Category Food

Wine and long-held traditions in Victoria’s King Valley

Victoria's King Valley wine region has a strong Italian flavour

Victoria’s King Valley is a laid back wine region where you’ll not only meet the makers but you might also sit down with them over a few bottles of wine and a hearty family-style meal, much of which comes from their own veggie patches and orchards groaning with oranges, figs and apples.

Family is king in the King Valley whether it is Aussie settlers like fifth generation cattle farmers Anna Marie and Graham Forge or the Italian families, like the Pizzinis, Dal Zottos, and Politinis, who settled here after World War II. The Italians first grew tobacco but, at the encouragement of one of Australia’s oldest wine-growing families, the Brown Brothers in nearby Milawa, they became contract grape growers. In the last couple of decades, the grape growers became winemakers and today they are passionate about Italian varietals… Sangiovese, Nebbiolo, Arneis, Barbera and, of course, Prosecco.

Packing Prosecco

The Forge family is the last remaining settler family on the King River

Anne Marie and Graham Forge are the last original settler family on the King ...

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Best Luxury Resort in New South Wales: Wolgan Valley Resort and Spa

Wolgan Valley Resort and Spa: luxury and conservation

The Emirates Wolgan Valley Resort and Spa offers a beguiling mix of unbridled luxury and environmental sustainability.  If you are looking for the best luxury resort in New South Wales, this is it. Even better, it is immersed in a dramatic outback landscape which the resort has gone to great pains to preserve, restore and protect.

It feels like you have entered a lost world when you arrive. The 4,000-acre conservancy reserve is located at the base of its own hidden canyon surrounded by ancient sun-drenched escarpments in a tucked-away part of the World Heritage-listed Blue Mountains several hours’ drive out of Sydney.

It is the first carbon neutral resort in the world to be certified through an internationally accredited greenhouse gas program and one of its key initiatives has been to restore the indigenous habitat of the former cattle property, including planting of more than 175,000 indigenous plants and restoring of the original 1832 homestead.

Occupying just two per cent of the reserve, the $125-million resort features a two-story barn-like main homestead building, constructed of wood, sandstone and glass, plus on-site recycled building materials, and an entire flotilla of 40 free-standing luxury Federation-style bungalows.

The r...

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Romantic Paris: best hotels, best restaurants, best experiences

There's nothing more romantic than a Parisian sunset.Ah, Paris and Romance…the two go hand in hand like, well, those in love.  And the only way to enjoy Paris as a couple is to be “flaneurs” or saunterers. It’s not about rushing around ticking off the sights.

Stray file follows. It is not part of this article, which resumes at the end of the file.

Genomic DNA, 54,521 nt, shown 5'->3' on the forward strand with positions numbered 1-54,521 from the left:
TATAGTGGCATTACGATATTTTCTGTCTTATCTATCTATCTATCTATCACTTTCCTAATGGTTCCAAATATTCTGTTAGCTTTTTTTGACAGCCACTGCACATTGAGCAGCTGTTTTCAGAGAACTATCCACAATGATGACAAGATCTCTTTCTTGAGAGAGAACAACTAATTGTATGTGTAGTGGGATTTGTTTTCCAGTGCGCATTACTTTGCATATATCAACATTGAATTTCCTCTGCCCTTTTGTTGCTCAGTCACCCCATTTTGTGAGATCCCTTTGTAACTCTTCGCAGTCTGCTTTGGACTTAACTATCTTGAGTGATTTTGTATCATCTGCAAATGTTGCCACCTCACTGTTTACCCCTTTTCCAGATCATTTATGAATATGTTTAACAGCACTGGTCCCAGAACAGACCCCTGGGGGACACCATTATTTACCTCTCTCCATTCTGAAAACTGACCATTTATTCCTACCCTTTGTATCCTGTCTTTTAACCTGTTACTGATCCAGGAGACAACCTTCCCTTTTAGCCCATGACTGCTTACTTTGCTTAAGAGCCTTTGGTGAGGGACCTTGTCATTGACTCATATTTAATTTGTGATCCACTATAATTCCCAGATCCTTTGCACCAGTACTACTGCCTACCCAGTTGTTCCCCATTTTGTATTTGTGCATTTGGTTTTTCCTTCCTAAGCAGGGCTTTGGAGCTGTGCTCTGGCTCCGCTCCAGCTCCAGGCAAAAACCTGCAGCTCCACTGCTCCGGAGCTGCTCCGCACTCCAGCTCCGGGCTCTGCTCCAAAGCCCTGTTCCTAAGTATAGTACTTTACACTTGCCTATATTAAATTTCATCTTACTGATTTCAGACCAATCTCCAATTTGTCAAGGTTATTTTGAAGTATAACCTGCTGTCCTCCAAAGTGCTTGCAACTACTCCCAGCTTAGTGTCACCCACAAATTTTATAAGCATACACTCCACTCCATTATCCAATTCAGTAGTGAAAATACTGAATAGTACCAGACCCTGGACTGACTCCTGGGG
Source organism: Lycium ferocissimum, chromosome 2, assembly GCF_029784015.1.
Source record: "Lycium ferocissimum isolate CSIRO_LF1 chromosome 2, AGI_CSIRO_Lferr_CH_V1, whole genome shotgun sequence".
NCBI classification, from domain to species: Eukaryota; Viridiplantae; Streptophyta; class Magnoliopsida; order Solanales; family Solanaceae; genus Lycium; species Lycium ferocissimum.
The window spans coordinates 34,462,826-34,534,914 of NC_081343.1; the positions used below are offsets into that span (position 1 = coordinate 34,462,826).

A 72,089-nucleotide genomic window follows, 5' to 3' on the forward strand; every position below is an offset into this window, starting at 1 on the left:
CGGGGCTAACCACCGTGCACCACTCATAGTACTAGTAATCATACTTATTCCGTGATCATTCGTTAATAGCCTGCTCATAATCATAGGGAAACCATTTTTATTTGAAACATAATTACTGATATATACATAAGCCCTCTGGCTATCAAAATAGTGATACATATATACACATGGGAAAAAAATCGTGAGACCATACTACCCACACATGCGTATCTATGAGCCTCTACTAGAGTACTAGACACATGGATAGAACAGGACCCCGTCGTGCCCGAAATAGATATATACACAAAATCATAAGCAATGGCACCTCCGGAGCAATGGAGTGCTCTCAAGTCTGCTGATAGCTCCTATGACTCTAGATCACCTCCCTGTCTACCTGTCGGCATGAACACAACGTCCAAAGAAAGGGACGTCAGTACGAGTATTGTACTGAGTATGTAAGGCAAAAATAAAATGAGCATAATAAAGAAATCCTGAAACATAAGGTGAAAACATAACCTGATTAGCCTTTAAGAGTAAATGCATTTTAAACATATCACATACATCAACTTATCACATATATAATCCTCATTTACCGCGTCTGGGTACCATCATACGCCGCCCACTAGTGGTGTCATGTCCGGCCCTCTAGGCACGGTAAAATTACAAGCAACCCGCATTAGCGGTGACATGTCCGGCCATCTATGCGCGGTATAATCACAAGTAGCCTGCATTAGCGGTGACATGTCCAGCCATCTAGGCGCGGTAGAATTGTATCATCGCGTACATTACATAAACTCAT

The City of Light makes a perfect backdrop for couples: from its tree-lined boulevards and parks to the quays and bridges of the Seine. Forget the tourist-clogged Champs Elysees and Eiffel Tower and stroll arm in arm with your beloved admiring the city’s voluptuous sculptures and luminescent light.

Why not indulge in a sublime pastry then choose an art exhibition or a performance at the Opera Garnier or buy your sweetheart a bouquet of blushing roses. You won’t find more exquisite blooms than those in Paris’ tucked-away flower shops. Luxuriate on a café terrace clinking glasses of the palest pink rose. Eschew a cab, and take out a free Velib bicycle to peddle slowly along a boulevard bike path under the dappled light of plane trees...

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What to Do Along the Great Ocean Road: beaches, forests, coastal towns

Victoria's Great Ocean Road is one of the world's great drives

Photo by Robert Blackburn

Not the ok ocean road or the good ocean road, Victoria is home to the GREAT Ocean Road, one of the world’s most scenic coastal drives that spans 243 km of Victoria’s stunning coastline southwest of Melbourne.

All too often visitors zip past The Great Ocean Road’s spectacular beaches, zigzag around its jagged cliffs, plough through its soaring rainforests, and scarcely make a pit-stop in its pretty beach towns in their rush to get to the 12 Apostles.

If the truth...

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Hawaii’s Big Island Gourmet: chocolate, coffee, honey and more

Big Island Chocolate is the only bean to bar chocolate farm in the United States

The Big Island of Hawaii — with all that rich volcanic soil, a delicious diversity of environments from mountains to valleys, plus oodles of tropical sunshine and rain — grows some fabulous foods. I recently discovered some truly amazing local gourmet goodies such as chocolate, coffee and honey. Here are some suggestions for a great gourmet touring route.